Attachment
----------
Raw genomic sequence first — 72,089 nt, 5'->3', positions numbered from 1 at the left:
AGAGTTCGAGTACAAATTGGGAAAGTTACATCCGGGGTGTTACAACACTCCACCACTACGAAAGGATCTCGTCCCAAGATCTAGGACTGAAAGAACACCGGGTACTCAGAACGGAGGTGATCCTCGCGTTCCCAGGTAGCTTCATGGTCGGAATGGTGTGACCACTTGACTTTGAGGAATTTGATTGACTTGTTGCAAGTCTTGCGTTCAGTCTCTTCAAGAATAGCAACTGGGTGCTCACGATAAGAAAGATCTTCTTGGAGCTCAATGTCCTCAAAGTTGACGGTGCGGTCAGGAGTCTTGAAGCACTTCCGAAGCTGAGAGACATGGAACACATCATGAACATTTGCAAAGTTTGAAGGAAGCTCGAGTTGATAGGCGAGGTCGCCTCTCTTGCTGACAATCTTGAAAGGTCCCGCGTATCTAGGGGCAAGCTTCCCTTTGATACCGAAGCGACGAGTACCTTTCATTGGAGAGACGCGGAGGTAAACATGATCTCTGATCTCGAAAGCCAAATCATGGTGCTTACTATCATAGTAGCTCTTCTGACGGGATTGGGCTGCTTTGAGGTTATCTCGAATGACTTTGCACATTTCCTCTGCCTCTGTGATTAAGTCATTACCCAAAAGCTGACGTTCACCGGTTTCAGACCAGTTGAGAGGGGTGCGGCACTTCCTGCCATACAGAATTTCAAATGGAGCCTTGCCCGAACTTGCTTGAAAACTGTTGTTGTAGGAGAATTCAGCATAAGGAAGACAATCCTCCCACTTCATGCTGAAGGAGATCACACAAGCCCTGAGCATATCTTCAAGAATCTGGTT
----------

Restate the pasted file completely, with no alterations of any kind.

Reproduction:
Raw genomic sequence first — 72,089 nt, 5'->3', positions numbered from 1 at the left:
AGAGTTCGAGTACAAATTGGGAAAGTTACATCCGGGGTGTTACAACACTCCACCACTACGAAAGGATCTCGTCCCAAGATCTAGGACTGAAAGAACACCGGGTACTCAGAACGGAGGTGATCCTCGCGTTCCCAGGTAGCTTCATGGTCGGAATGGTGTGACCACTTGACTTTGAGGAATTTGATTGACTTGTTGCAAGTCTTGCGTTCAGTCTCTTCAAGAATAGCAACTGGGTGCTCACGATAAGAAAGATCTTCTTGGAGCTCAATGTCCTCAAAGTTGACGGTGCGGTCAGGAGTCTTGAAGCACTTCCGAAGCTGAGAGACATGGAACACATCATGAACATTTGCAAAGTTTGAAGGAAGCTCGAGTTGATAGGCGAGGTCGCCTCTCTTGCTGACAATCTTGAAAGGTCCCGCGTATCTAGGGGCAAGCTTCCCTTTGATACCGAAGCGACGAGTACCTTTCATTGGAGAGACGCGGAGGTAAACATGATCTCTGATCTCGAAAGCCAAATCATGGTGCTTACTATCATAGTAGCTCTTCTGACGGGATTGGGCTGCTTTGAGGTTATCTCGAATGACTTTGCACATTTCCTCTGCCTCTGTGATTAAGTCATTACCCAAAAGCTGACGTTCACCGGTTTCAGACCAGTTGAGAGGGGTGCGGCACTTCCTGCCATACAGAATTTCAAATGGAGCCTTGCCCGAACTTGCTTGAAAACTGTTGTTGTAGGAGAATTCAGCATAAGGAAGACAATCCTCCCACTTCATGCTGAAGGAGATCACACAAGCCCTGAGCATATCTTCAAGAATCTGGTT